The doctors who control Guam’s medical industry want to delay an effort by Speaker Therese Terlaje to require their transparency and hold them accountable. Ms. Terlaje, the chairwoman of the legislature’s health committee, introduced two bills a month ago that will require stricter controls on the Guam Board of Medical Examiners. The GBME is the body that licenses and polices medical doctors and has been the subject of recent controversy for allegedly protecting doctors accused of malpractice.
On June 16, Ms. Terlaje introduced Bill No. 317, which would amend the law requiring the GBME to publish on its website certain information about doctors. The speaker wants the GBME to be required to publish information on doctors who have unresolved accusations against them pending board adjudication. Two days later, the speaker introduced Bill No. 318, which would limit the power some doctors have in the GBME by further limiting the terms they can serve on the GBME and reducing the number of doctors who can serve on the board and replacing that person with a public member.
The bills were publicly announced a month prior to the speaker’s call for a public hearing on the measures, which will take place this coming Monday at 1 p.m. at the Guam Congress Building. In noticing the hearing, she invited the GBME chairman, Dr. Nathaniel Berg, and the other members to provide testimony. Though the bills had been available for a month now, Dr. Berg asked the speaker to delay the hearing until August, in the middle of the legislature’s budget deliberations, so the GBME could discuss the measure collectively in its next meeting, which is scheduled for July 20.
In a response letter to Ms. Terlaje dated July 13, Dr. Berg wrote, “Both bills merit serious consideration and discussion by the Board. However, having received the invitation only yesterday, there is insufficient time for the Board to comply with the notice provision of the Open Government Law in order to place these items on the board’s next available agenda for discussion so that the Committee may have the Board’s considered response.”
Dr. Berg suggested moving the hearing to mid-August. Ms. Terlaje declined. “I urge the individual Board members to do their best to try to attend these hearings to provide feedback and be part of the discussion in the same manner that many stakeholders will be taking time out of their days to do,” Ms. Terlaje wrote.
There has been a public outcry for the GBME to resolve several malpractice complaints before it. Stakeholders have also submitted written testimony on the bills and informed the committee of their intention to attend the public hearings. The issues the bills intend to address are long-standing ones, for which many stakeholders have called upon both the board and the legislature to address and have been heavily discussed in oversight hearings by the committee and GBME board meetings.
In written testimony submitted to Ms. Terlaje in support of Bill 317-36, a concerned citizen said Bill No. 317 would “more adequately meet the needs of consumers who are stuck having to rely on their own research as to whom to see medically, especially since the lack of accountability and transparency has kept negligent doctors cloaked from the public.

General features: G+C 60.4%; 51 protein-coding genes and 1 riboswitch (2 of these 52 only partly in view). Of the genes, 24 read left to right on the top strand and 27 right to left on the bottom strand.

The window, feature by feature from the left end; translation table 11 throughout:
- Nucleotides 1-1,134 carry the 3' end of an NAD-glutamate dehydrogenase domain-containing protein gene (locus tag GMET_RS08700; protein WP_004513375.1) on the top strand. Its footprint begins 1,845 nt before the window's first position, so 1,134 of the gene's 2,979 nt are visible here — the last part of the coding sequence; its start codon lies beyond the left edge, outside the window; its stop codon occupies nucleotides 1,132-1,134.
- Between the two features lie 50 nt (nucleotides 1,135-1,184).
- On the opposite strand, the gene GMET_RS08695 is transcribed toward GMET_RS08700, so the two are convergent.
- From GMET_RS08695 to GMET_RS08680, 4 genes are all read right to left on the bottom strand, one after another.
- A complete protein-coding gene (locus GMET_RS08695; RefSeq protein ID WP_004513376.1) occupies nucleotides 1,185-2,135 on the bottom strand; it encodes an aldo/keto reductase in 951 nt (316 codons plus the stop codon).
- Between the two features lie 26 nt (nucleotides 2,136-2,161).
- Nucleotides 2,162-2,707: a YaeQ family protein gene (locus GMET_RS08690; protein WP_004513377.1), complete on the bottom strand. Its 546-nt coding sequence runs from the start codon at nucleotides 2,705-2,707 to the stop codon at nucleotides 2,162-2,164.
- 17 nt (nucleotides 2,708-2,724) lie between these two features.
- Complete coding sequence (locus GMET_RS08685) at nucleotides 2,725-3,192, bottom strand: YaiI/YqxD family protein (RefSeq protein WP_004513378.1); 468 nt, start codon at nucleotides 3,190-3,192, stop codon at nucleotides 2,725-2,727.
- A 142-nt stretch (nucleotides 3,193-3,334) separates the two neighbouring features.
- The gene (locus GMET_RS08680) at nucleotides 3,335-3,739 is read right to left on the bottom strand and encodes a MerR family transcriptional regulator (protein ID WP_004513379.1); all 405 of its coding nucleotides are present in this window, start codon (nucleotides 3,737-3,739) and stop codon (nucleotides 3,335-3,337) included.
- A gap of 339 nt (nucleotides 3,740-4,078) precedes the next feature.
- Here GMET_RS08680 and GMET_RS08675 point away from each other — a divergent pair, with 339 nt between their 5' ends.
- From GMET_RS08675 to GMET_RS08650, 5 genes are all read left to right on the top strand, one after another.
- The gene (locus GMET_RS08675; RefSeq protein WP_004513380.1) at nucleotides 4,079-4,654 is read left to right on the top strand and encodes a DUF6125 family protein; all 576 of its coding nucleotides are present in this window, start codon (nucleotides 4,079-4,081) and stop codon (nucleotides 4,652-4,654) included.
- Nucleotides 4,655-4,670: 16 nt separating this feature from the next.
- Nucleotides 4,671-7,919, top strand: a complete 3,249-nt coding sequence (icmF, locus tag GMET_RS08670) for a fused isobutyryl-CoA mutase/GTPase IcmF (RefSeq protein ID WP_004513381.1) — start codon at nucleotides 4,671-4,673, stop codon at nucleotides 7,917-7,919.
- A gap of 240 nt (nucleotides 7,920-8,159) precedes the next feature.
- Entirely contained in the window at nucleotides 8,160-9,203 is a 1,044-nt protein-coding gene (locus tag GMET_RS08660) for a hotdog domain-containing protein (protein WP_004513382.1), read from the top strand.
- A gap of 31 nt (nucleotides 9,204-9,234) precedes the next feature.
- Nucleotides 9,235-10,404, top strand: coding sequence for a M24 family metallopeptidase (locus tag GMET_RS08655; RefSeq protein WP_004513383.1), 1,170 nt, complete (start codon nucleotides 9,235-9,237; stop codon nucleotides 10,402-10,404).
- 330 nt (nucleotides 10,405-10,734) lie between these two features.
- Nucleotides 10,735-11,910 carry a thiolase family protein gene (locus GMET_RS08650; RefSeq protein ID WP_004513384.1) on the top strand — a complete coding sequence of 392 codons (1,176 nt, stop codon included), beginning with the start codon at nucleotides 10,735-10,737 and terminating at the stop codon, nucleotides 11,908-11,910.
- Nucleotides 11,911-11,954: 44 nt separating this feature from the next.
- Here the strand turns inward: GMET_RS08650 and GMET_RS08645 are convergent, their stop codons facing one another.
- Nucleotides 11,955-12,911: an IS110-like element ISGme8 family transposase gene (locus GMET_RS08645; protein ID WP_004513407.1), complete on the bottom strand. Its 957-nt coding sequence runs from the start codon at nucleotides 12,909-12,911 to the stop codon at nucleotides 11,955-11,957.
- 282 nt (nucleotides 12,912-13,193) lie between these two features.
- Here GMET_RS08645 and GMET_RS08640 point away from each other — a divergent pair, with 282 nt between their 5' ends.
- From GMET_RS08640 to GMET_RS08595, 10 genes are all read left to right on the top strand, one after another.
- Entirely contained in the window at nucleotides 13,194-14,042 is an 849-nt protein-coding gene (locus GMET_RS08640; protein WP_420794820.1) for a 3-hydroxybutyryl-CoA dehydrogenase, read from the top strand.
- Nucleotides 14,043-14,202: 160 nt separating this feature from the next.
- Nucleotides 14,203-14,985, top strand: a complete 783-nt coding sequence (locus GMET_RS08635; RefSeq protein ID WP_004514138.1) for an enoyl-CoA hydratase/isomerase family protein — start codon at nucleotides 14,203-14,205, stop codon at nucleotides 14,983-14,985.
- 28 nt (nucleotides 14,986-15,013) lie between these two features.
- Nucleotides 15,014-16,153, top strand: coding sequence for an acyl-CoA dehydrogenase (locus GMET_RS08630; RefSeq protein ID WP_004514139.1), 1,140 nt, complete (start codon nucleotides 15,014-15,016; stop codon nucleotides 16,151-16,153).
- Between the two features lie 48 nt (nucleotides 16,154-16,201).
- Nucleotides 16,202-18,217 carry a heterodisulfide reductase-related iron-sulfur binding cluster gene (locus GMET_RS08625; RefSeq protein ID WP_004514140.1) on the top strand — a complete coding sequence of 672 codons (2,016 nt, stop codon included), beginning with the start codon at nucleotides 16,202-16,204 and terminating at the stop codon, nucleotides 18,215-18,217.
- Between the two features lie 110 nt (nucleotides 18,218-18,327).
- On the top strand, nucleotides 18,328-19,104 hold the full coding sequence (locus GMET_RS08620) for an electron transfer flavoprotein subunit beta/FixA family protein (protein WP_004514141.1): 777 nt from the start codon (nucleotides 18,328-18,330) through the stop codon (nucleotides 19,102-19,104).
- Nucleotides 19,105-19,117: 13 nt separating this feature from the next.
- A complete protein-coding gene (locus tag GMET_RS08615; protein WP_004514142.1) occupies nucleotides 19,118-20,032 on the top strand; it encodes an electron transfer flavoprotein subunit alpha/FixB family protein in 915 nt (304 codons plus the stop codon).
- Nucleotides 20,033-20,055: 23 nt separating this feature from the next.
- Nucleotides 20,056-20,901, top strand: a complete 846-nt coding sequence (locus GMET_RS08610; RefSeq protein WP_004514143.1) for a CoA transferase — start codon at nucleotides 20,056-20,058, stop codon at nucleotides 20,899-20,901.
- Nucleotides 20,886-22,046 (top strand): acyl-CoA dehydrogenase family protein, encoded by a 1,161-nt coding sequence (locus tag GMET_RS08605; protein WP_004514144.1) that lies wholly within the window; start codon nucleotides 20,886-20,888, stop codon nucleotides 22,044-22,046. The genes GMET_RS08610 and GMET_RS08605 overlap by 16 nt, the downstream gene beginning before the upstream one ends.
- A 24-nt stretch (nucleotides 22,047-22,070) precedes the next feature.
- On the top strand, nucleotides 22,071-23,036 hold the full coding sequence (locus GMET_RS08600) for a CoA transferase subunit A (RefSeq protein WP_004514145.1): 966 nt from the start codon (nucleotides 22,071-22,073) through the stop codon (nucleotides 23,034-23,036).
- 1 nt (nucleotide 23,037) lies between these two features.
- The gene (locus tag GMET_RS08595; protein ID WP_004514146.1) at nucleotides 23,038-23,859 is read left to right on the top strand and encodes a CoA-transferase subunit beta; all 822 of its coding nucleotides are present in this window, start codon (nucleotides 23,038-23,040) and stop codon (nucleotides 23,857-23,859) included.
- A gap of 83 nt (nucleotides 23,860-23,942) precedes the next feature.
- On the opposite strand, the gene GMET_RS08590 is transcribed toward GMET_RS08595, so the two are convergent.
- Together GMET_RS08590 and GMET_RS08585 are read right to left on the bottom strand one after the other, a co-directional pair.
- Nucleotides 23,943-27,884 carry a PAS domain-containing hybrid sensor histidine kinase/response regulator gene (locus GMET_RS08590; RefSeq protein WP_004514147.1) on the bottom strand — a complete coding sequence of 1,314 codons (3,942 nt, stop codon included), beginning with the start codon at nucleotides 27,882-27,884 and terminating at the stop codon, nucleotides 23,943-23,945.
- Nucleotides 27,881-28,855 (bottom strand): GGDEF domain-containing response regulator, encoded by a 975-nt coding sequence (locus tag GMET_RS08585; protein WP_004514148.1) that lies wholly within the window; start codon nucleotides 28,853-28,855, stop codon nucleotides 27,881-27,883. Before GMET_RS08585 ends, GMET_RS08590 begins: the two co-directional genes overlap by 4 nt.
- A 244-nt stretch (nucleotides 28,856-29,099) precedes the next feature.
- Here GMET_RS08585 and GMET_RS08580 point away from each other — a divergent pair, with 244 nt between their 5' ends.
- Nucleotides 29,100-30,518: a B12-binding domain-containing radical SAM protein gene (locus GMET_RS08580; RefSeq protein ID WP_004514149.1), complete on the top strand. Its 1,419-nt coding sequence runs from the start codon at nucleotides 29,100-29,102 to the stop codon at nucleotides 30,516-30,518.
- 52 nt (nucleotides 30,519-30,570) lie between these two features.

“The Guam Board of Medical Examiners has a documented history of licensing doctors with medical negligence or sexual misconduct histories then bringing these doctors to Guam where the sins of their known actions are repeated on unsuspecting Guam residents, resulting in negative long-term impact or worse damage.
“Bill 317-36 will offer any consumer in Guam the opportunity to have a much clearer look at the profiles of the medical professionals who treat them or their loved ones. With Bill 317, there will be less hiding of medical negligence etc. to protect doctors and more protection afforded to the people of Guam.”
In a separate testimony in support of Bill 318-36, the citizen explained, “With all the reported problems of the Guam Medical Examiners Board, consumers will know that conflicts of interest and other issues that exist will be mitigated by changing Board members.
“The most exciting aspect about Bill 318 is adding another member from the public. Public board members help to restore public trust and helps to underscore the medical board’s independence from special interest groups. In Guam, there is a growing perception that the medical board is beholden to physicians, rather than the public it serves to protect.”
“It was exciting to read about consumers or the public on medical Boards and the value that they play, which is lost at the GBME … Public members with diverse backgrounds and broad experience in community organizing can lead board efforts to inform underserved communities about the resources boards offer. The current Board and public member have not reached out to underserved people in Guam. Micronesians on island have no idea that the Board exists, neither does the community at large except for the negative press. I have spoken to so many that have no idea about the Board. To be honest, every clinic on island should have Board pamphlets with information. The public person or people could and should connect the Board to the community.”